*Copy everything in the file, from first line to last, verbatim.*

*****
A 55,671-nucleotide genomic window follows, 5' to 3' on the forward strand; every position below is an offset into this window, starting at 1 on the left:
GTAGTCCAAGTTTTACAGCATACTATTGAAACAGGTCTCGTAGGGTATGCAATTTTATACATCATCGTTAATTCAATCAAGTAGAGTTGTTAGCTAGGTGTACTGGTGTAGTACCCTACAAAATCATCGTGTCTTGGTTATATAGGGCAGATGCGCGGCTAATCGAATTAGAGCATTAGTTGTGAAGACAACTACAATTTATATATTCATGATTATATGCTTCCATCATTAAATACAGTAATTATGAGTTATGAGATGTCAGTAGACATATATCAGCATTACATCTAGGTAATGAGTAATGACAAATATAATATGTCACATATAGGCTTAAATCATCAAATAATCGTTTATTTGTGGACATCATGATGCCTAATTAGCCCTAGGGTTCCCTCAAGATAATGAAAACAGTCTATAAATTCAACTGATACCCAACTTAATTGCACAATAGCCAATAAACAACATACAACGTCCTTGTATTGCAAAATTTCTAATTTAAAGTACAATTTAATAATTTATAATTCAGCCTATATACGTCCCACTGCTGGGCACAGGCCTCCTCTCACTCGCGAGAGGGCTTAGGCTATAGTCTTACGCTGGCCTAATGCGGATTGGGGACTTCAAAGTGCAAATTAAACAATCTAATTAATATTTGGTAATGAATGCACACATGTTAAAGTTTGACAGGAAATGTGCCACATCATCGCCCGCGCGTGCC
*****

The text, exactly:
A 55,671-nucleotide genomic window follows, 5' to 3' on the forward strand; every position below is an offset into this window, starting at 1 on the left:
GTAGTCCAAGTTTTACAGCATACTATTGAAACAGGTCTCGTAGGGTATGCAATTTTATACATCATCGTTAATTCAATCAAGTAGAGTTGTTAGCTAGGTGTACTGGTGTAGTACCCTACAAAATCATCGTGTCTTGGTTATATAGGGCAGATGCGCGGCTAATCGAATTAGAGCATTAGTTGTGAAGACAACTACAATTTATATATTCATGATTATATGCTTCCATCATTAAATACAGTAATTATGAGTTATGAGATGTCAGTAGACATATATCAGCATTACATCTAGGTAATGAGTAATGACAAATATAATATGTCACATATAGGCTTAAATCATCAAATAATCGTTTATTTGTGGACATCATGATGCCTAATTAGCCCTAGGGTTCCCTCAAGATAATGAAAACAGTCTATAAATTCAACTGATACCCAACTTAATTGCACAATAGCCAATAAACAACATACAACGTCCTTGTATTGCAAAATTTCTAATTTAAAGTACAATTTAATAATTTATAATTCAGCCTATATACGTCCCACTGCTGGGCACAGGCCTCCTCTCACTCGCGAGAGGGCTTAGGCTATAGTCTTACGCTGGCCTAATGCGGATTGGGGACTTCAAAGTGCAAATTAAACAATCTAATTAATATTTGGTAATGAATGCACACATGTTAAAGTTTGACAGGAAATGTGCCACATCATCGCCCGCGCGTGCC